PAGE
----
• Tiny Speck did indeed put all of Glitch’s assets not just into Creative Commons, but into the public domain.

• That Clay Shirky quote is from Here Comes Everybody.

Lars Doucet coined the term “Procedural Death Labyrinth.”

• For more about how games teach through their level design, take a gander at Anna Anthropy’s “Level Design Lesson” series, and also Extra Credits’ new “Design Club” series.

• Great Caesar’s ghost! There is a new Sequelitis about Zelda! (And it was in fact just two days old when we recorded this podcast).

• If you’re keeping score, Egoraptor hates Skyward Sword considerably more than I do, but still probably less than Alex Preston does.


“All The People Say” by Carpe Demon.
“A Wizard’s Lizard” and “Buy Me Something!” from the A Wizard’s Lizard Original Soundtrack by Joshua Morse.

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The Oddness of Art and the Forgotten History of Sound, with Lila Newman

ETAO Podcast, Episode 12.

Self-described Actor/Writer/Comedian/Musician/Plant-Owner Lila Newman stops by to discuss her piece-in-progress about Ora B. Nichols—one of the most influential artists of early radio, and specifically of early radio sound effects.

You’ve heard Nichols’ work if you’ve ever heard the the 1938 version of The War of the Worlds. You know, the one produced by Orson Welles and The Mercury Theater on the Air. The one that may or may not have freaked people all the way out when it was first broadcast. That one.

But despite being involved in something so iconic, Nichols herself is largely unknown and borderline-ungoogleable. At least in part, that’s because we don’t talk nearly enough about the history of radio, or of sound in general—and that’s because the aesthetics of radio have taught us all how to hear, to the point that we take those aesthetics for granted.


Lila Newman walks me through a bit of that history, and along the way we talk about her work on A Prairie Home Companion, the endless oddness of making art (for lack of a better term) for a living, why not all performance art consists of “crying and punching meat,” and the importance of discussing women who did great work without essentializing or over-emphasizing their gender.

Also, we talk about Imposer Syndrome, which is quickly becoming a theme around here. (Ahem, and also-ahem).


• As I mention in the intro, made this interview possible. You can read my piece on Lila’s work and the Edes Prize over there, and the edited, narrative version of the interview is on SoundCloud.

• I mispronounce Descartes as “Dis cart” and Edes as “Eddie’s. And I say “Nakobov.” Ah well.

• Here again—hard to post it too often, really—is a link to the live Radiolab about The War of the Worlds.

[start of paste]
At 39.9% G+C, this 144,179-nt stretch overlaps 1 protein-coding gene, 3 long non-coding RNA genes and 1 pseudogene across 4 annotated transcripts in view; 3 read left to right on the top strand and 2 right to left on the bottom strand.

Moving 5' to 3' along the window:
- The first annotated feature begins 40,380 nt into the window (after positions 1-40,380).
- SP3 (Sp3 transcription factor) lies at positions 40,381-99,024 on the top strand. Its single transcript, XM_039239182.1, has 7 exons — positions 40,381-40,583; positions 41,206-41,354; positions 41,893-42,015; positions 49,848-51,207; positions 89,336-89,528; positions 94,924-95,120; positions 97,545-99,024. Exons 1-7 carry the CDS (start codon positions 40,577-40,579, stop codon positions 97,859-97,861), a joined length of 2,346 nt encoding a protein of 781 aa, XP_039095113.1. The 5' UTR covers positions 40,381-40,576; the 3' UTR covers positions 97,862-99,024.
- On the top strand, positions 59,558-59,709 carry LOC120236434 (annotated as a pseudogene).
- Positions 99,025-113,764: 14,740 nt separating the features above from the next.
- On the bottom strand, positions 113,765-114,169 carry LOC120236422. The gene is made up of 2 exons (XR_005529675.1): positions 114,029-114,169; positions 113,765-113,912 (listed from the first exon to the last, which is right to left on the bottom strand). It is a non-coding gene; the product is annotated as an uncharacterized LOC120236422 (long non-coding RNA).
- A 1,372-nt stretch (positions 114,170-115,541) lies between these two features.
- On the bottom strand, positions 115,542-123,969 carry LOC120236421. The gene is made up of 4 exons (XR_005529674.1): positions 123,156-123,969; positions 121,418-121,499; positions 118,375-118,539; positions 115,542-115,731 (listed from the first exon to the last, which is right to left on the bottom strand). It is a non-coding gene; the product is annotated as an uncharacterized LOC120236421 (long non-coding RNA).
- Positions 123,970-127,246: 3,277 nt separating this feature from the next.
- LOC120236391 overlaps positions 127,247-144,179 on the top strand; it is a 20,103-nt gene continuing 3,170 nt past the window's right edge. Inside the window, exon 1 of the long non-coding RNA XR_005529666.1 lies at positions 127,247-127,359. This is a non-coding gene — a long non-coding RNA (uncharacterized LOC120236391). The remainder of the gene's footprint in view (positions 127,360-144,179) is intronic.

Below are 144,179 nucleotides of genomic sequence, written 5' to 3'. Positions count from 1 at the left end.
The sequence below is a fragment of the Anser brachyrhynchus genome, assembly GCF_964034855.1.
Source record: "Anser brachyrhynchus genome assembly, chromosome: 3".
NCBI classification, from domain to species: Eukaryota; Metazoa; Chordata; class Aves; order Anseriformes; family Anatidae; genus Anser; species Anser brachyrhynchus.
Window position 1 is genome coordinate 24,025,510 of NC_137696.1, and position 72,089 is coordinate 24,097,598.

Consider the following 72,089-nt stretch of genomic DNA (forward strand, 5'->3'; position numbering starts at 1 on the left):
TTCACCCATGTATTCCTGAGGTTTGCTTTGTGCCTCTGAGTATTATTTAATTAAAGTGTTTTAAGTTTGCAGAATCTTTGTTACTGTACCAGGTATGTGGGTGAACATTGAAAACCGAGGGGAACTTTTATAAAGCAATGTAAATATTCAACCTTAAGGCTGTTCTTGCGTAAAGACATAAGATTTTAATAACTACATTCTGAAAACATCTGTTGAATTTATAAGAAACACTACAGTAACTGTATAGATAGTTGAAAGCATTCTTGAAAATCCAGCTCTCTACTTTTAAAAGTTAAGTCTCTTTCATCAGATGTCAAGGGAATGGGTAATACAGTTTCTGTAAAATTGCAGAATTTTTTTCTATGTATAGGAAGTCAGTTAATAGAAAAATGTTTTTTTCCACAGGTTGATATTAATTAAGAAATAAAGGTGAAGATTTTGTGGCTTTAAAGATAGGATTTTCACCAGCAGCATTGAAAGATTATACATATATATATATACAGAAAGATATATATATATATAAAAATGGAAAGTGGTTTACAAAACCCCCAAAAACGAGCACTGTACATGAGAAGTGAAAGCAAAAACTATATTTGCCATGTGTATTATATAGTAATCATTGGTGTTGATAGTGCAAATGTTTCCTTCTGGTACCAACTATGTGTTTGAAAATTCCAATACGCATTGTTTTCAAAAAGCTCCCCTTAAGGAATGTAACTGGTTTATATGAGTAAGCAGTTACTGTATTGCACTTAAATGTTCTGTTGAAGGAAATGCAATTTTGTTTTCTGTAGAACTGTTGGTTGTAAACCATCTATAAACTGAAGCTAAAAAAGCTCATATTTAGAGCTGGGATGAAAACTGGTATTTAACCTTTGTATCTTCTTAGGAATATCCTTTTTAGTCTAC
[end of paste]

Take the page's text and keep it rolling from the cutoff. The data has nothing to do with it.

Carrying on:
• If you’re so inclined, you can go and listen to the 1938 War of the Worlds broadcast, as well as some of The Mercury Theater on the Air’s other productions.

• And here’s that perform-your-own-4’33” app.

• On the topic of trading in unhealthy compulsions for health(ier) compulsions, see also: Thomas Lennon talking about video game addiction/compulsion with The Indoor Kids.

• The interview mentions that Lila’s dad is a sound effects man, but neglects to mention that he is the rather great Fred Newman.

Binaural recording is interesting stuff, and more people than you might think are giving it a whirl.

• Seriously, get out a pair of headphones to listen to Lila’s binaural recordings.


“All The People Say” by Carpe Demon.
Sound effects and ambient binaural recordings by Lila Newman.

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Evaluating Transistor

ETAO Podcast, Episode 11.

Transistor is Supergiant Games’ follow-up to Bastion—not a sequel, and definitely not a rehash, but just as definitely an iteration, a more refined approach to the same set of themes and gameplay ideas.

This time, the the skill system is a dizzyingly intricate mutation of Materia, rather than a more standard weapon combination system. This time, the beautiful ruined environment is a cohesive cyberpunk maybe-machine world, rather than a catch-all ersatz frontier setting. This time, Logan Cunningham is talking to you not as a semi-disembodied narrator, but as—well, spoilers follow.



• Lucio refers several times to me interviewing Alex Preston of Heart Machine, and also to my conversation with Richard Terrell of Critical Gaming.

• I refer several times to Experience Points’ excellent Transistor debrief.

• For more on Apple-as-the-death-of-technoegalitarianism, look into the ignominious death of HyperCard.

• I didn’t know a damn thing about HyperCard until I read Anna Anthropy’s superb book on ZZT and the half-forgotten history of homemade videogames.


“All The People Say” by Carpe Demon.
“Impossible” from the Transistor Original Soundtrack by Darren Korb.